Taking Responsibility for Transitions at the Top

By Thomas Giella and Mary K. Totten

Succession planning is a high-stakes governance responsibility. The significant costs of protracted CEO searches and failed replacements are well-documented. Yet, data from the for-profit and nonprofit sectors continue to show that many boards aren’t focusing enough attention on succession planning or on getting it right.

A 2014 study of U.S. public and private companies conducted by the National Association of Corporate Directors found two-thirds of respondents had no formal CEO succession plan in place. Findings reported in February from a global study of succession management conducted by Korn Ferry showed that only one-third of those surveyed said they were satisfied with the results of their succession programs.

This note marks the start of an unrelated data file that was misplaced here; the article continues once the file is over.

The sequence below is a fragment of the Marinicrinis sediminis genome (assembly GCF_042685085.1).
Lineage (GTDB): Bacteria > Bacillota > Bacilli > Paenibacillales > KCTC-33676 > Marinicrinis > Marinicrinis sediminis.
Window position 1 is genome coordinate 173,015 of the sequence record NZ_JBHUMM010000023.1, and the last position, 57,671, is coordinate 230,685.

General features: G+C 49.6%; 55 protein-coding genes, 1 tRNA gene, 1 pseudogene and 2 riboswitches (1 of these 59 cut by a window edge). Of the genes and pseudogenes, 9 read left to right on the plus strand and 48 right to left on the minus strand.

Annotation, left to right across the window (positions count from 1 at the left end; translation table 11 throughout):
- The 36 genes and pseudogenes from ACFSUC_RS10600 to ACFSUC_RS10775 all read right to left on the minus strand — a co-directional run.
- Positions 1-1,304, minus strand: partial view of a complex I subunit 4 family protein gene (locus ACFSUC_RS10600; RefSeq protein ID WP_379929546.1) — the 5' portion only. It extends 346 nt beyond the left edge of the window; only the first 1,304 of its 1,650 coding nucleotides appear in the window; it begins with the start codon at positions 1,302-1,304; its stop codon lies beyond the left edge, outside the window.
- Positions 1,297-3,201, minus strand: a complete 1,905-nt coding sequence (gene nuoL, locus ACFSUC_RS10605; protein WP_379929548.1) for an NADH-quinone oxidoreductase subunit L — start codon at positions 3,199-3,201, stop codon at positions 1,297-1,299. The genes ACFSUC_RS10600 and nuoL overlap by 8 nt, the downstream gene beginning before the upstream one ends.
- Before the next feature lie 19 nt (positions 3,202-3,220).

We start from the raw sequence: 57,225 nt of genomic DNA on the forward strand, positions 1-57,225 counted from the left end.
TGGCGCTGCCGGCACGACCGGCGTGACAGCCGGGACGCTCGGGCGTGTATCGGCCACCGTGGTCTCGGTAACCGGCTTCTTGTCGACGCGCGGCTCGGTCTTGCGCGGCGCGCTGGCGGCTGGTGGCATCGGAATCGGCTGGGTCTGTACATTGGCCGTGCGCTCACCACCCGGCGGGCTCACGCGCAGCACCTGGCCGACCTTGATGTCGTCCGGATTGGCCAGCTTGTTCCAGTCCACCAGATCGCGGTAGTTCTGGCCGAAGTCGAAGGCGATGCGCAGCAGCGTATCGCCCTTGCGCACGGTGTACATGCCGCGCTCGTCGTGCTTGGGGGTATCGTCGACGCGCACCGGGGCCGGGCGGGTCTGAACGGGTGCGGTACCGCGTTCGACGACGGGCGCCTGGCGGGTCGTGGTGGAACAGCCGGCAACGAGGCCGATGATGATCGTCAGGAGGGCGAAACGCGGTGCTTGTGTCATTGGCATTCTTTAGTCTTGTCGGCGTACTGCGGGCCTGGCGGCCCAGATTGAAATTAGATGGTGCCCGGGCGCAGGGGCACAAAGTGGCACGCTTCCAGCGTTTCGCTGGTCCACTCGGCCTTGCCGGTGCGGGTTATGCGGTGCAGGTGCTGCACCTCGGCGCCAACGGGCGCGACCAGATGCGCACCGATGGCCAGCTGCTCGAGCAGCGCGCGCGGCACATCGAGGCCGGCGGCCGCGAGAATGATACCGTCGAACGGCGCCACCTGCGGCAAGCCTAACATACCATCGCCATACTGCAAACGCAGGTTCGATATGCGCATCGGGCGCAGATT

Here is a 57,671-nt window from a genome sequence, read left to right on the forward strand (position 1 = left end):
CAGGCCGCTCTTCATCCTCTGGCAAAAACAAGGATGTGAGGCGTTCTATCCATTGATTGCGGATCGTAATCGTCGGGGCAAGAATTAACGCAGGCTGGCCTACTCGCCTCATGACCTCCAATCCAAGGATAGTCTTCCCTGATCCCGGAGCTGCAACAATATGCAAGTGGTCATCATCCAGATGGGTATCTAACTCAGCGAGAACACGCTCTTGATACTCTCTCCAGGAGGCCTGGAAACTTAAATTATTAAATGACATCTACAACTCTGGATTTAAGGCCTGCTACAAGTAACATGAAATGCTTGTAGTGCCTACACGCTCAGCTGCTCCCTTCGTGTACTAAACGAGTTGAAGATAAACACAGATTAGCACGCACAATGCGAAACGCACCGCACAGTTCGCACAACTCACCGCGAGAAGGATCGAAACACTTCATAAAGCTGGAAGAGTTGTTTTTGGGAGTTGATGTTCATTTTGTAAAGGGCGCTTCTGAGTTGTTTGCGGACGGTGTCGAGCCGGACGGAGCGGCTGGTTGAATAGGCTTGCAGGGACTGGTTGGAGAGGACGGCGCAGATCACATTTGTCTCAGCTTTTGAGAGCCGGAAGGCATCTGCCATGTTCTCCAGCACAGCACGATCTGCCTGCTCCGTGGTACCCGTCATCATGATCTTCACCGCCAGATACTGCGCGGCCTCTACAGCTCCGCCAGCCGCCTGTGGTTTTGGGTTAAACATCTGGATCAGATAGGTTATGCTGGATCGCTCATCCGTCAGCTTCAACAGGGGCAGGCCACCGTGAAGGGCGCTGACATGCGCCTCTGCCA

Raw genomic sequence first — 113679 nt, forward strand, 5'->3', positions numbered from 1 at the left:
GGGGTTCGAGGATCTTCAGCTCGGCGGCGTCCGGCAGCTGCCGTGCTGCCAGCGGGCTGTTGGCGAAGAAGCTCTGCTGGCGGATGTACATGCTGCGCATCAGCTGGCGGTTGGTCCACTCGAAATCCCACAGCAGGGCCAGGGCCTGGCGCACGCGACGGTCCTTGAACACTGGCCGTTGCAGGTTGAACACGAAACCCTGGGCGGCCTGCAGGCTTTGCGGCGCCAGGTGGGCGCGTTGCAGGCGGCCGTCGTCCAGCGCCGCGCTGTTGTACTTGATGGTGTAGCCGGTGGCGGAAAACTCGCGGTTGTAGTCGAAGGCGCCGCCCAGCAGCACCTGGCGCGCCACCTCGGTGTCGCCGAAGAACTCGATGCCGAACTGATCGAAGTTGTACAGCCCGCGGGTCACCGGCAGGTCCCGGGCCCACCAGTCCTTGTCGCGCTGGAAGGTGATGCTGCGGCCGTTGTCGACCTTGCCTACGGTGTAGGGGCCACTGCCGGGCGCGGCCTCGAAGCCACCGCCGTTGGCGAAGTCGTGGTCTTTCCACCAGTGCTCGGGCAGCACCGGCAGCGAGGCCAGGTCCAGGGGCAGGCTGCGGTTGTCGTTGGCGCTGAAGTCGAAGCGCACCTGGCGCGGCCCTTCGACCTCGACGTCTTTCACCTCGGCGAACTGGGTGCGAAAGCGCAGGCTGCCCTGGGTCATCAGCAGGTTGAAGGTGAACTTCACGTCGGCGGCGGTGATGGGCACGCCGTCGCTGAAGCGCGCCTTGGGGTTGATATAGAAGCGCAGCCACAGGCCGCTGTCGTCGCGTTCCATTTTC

A report of the American College of Healthcare Executive’s 2014 Hospital CEO Survey on Succession Planning noted that 52 percent of respondents conducted CEO succession planning. While that percentage more than doubled over the past decade, results still indicate that almost half of hospitals don’t conduct succession planning in a time when industry transformation demands strong leaders specifically suited to an organization’s strategic vision and priorities.

A variety of reasons are likely at play for lack of solid board oversight for CEO succession planning. They include the perception that it is a delicate topic not easily broached with incumbents who may feel the board is really saying, “It’s time to move on.” Other reasons include the belief that board members lack the skill and experience to appropriately vet candidates (Harvard Business Review, May 15, 2015). Still others cite the overly full agendas facing many boards trying to guide their organizations through transformational change.

To